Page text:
Much like other victims of abuse do, victims of obstetric violence may find themselves receiving advice about how they could have prevented or responded to their own abuse. Often, this advice is way after the fact and delivered in a way that is dismissive of the trauma they experienced. The truth is, no one can really say how they would respond when their trauma response kicks in–especially in the ultra-vulnerable position of being in labor.
And all the research and the best doula in the world can’t prevent true medical emergencies or change the call schedule when an abusive provider (obstetrician or midwife) is the only one available.
Sometimes, I get really frustrated at all the efforts (including my own!) directed at and by birthing people and their support teams to avoid obstetric violence… while it’s crickets from professional organizations and institutions that need to be training and disciplining their folks to not commit obstetric violence.
Even the many helpful articles out there for parents usually avoid labeling behaviors like coercion and manipulation as abusive, or an epidemic of over-intervention as physically and psychologically harmful. They will optimistically frame the issue as “finding a provider who is a good fit for you,” avoiding any critical analysis of the practices of “bad fit” providers.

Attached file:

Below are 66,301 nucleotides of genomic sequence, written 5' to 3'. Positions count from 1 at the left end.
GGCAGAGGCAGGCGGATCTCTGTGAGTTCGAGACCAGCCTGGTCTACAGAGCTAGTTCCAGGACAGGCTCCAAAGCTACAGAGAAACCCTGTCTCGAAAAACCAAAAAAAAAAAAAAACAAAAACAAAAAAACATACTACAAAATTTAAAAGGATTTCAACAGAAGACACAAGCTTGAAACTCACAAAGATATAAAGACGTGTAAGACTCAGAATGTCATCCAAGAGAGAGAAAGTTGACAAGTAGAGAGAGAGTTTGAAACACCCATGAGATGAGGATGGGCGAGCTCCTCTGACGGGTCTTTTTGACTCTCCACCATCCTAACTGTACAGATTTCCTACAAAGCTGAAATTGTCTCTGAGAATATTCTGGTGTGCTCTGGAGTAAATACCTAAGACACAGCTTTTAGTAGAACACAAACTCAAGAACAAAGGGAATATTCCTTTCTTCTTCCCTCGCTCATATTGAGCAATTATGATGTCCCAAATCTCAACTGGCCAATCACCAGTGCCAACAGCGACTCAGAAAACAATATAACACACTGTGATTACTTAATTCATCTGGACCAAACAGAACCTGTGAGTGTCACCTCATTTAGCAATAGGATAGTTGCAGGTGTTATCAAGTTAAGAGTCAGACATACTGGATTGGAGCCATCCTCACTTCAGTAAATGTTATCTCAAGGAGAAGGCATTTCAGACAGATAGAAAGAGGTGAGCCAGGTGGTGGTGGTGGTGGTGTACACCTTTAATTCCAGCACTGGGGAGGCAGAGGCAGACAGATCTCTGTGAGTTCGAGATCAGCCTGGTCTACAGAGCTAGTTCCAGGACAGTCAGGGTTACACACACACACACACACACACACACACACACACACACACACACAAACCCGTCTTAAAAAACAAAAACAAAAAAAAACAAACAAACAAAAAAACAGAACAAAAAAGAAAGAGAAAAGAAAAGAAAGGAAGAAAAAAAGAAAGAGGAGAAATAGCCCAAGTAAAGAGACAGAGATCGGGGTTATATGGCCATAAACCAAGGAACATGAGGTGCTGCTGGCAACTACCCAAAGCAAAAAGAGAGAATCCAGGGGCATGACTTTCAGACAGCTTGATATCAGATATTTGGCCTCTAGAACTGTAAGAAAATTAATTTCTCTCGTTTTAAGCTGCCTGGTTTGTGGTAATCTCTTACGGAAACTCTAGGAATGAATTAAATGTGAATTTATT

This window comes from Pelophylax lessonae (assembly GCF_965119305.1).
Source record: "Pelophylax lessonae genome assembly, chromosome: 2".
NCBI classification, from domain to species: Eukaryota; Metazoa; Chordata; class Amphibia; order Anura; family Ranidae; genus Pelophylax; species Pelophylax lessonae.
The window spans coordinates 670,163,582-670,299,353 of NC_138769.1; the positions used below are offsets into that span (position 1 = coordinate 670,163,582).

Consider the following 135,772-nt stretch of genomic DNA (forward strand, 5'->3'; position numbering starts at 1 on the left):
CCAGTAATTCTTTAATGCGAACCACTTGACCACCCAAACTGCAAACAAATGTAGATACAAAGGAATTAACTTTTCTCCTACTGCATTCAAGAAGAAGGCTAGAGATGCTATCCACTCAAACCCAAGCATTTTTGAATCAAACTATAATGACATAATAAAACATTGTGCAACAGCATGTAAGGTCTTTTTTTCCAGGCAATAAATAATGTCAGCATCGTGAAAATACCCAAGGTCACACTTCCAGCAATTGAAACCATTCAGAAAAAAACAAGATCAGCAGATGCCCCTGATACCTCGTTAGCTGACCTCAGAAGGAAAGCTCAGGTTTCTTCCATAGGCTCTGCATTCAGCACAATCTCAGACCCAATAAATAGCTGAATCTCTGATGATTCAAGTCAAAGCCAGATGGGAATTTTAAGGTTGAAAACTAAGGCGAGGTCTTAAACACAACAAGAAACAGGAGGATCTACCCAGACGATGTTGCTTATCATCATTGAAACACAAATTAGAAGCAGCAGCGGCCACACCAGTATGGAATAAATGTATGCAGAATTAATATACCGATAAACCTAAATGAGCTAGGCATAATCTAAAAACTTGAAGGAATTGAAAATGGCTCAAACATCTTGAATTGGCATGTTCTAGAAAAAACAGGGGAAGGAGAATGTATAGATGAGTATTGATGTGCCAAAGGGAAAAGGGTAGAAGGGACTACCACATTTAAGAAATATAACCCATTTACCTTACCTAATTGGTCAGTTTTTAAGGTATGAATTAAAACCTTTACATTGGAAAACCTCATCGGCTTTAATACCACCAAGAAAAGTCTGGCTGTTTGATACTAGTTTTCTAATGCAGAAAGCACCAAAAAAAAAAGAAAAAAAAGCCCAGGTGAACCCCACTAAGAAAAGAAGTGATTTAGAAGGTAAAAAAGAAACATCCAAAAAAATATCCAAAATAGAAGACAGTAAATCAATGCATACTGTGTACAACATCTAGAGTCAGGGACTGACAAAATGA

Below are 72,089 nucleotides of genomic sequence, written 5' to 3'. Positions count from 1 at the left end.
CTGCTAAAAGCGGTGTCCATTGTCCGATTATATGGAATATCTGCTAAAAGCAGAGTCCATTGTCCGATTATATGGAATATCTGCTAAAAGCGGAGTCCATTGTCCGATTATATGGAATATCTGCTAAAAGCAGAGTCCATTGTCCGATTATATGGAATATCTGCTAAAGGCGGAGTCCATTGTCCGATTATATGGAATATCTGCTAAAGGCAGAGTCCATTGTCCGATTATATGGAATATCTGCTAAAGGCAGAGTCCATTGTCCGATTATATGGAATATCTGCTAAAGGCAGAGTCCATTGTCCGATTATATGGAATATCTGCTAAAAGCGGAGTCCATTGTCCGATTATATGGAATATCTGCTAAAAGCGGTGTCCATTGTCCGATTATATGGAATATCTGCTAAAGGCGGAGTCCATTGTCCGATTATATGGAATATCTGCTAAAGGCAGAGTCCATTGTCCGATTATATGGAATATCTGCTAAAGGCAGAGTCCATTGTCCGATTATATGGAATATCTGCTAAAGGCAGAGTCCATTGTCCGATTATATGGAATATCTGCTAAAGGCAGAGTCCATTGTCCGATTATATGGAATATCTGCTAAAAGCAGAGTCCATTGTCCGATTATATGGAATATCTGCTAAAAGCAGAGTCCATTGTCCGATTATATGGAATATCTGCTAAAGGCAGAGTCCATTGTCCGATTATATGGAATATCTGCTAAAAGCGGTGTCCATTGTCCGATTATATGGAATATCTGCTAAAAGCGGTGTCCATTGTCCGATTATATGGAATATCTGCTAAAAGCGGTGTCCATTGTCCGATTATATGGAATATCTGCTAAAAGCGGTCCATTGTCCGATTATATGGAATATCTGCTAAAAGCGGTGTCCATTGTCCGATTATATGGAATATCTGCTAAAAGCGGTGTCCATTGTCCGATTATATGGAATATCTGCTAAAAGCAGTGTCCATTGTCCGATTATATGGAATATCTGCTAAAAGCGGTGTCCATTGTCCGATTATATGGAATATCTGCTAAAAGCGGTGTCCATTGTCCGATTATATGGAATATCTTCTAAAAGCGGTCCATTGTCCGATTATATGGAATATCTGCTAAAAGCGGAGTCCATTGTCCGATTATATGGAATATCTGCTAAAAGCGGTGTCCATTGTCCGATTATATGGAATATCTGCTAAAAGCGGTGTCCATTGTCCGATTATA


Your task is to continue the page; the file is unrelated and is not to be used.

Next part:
Sure, a good fit is crucial–but that’s not really what we are talking about here. An abusive provider is a bad fit for everyone, and no patient should ever have to calculate “level of abusiveness” in deciding who to see for care. No level of abuse is acceptable.
The bigger problem is our reflex to focus on what the victim, rather than the abuser, could or should have done differently.
This is rape culture.
Obstetric violence culture is rape culture
Likewise, obstetric violence culture frames abuse as inevitable, with patients bearing the responsibility to avoid it. It portrays providers as having either no ability or no duty to not abuse, and that lack of agency is reinforced when there is no mechanism in place to hold them accountable.
This culture makes “respect” and “consent” seem like bonus options or luxuries, possible in certain conditions with certain people, rather than baseline expectations for everyone.
The parallels do not end there.